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  • Writer's pictureBird

Torino? Yes, Please!

Last night, as I was reflecting on the past year, I realized that I never shared details of the Northern Italian leg of our trip with y'all. Mi dispiace! Let me bring you up to speed on our time in Torino (aka Turin).

After leaving Istanbul in late October, we flew back to Italy and settled in a small town called Grugliasco. It's a residential neighborhood just outside of the city of Torino, that has the Italian Alps in the backdrop everywhere you look. I remember waking up the morning after we arrived, looking out the window and being like "Yooooo....those are the Alps!!!"

I would hang laundry and marvel at this view

Sunset from our living room

The area was reminiscent of NY for me. It was much more metropolitan than any place we visited in the south, yet not nearly as iconic as Rome or Milan. Getting around the immediate area was easy and enjoyable. Everything we needed in our day to day was within walking distance. One of the things that I loved most about living in Europe is that there are actual stores for the things that you need. We'd joke about it like: 'Oh you need an envelope? Go to the envelope store. Did you need a bandana? Cool, let's go to the bandana store!' But it really is like that and I miss it so much. We would go to the grocery store a few times a week and it was like therapy. Because the walking route there took you through a beautiful park. And carrying groceries ain't so bad when you're walking through nature.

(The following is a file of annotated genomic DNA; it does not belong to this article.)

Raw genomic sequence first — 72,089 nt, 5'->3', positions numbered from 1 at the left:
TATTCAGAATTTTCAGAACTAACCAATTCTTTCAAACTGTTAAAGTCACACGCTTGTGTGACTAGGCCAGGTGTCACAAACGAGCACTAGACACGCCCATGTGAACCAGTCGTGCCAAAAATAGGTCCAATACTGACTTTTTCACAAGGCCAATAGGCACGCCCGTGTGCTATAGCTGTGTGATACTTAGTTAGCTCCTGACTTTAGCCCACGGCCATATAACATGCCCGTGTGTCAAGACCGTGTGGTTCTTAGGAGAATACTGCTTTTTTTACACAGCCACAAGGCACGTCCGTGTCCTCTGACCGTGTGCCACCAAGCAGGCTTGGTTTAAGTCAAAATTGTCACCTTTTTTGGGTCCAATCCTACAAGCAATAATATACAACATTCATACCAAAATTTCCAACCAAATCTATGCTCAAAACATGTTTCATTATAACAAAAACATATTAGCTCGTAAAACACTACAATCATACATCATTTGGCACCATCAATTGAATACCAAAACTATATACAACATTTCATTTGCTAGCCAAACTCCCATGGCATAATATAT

But by far, the best part of living in Grugliasco was the weekly farmer's market. MY GOD. Not only was the produce 10/10 and super affordable, but they had everything else that one might ever need. Clothes, household products, handicrafts, gifts, cannoli, and the best fried fish. We went every Saturday religiously and sometimes I still go back in my dreams.

But that was Grugliasco. Torino was a whole other vibe.

To get to the city center, we'd have to take 2 buses (which we never had to pay for) for a total travel time of just under an hour. It was worth the commute every single time we went. The city is gorgeous, diverse, super clean, and walkable with so much to see and do. The piazzas are wide open and calm (minimal car traffic and no air of rushing whatsoever). The streets are covered in porticos that make you feel like the main character in a movie. Stores, cafes and restaurants galore. Theaters and churches. Even a big park along the route to the River Po. And there's always something poppin in the streets. Literally.

Often an African drum circle gives a heartbeat to Piazza Castello, and from there, you'll find street performers in any direction you go. On one block there'd be a marching band, on another a magician. Fire performers on this corner and break dancers on that one. One night there was even a gospel choir singing Christmas songs in Italian and English. It was unexpectedly great, too.

During the three months we spent in this region, we experienced so much:

  • Lyss and I caught a Halloween performance at the Teatro Alfieri

  • Zion and Amore celebrated Halloween at a party catered to kids

  • Zack and I had drinks and watched a band perform in a Speakeasy

  • Lyss got her hair cut in a Curly Girl Salon

  • We saw the Tim Burton exhibit at the Mole Antonelliana

  • Everyone minus myself had a grand ol' time ice skating

The food was good, too (not Calabria good though). The weather was unusually mild with only a handful of really cold days. For Christmas, we kept things low key. We gave cards to each of our neighbors on Christmas Eve and walked the neighborhood looking at Christmas lights. On Christmas day we exchanged homemade gifts and had a day filled with food, games and togetherness. It was a sweet ending to our time living in Europe. Two-ish weeks later we were on our way back to the states. We spent a handful of days in NY, trying to catch up with as many loved ones as possible.

Then we moved on the Puerto Rico. Stay tuned for an update on that!

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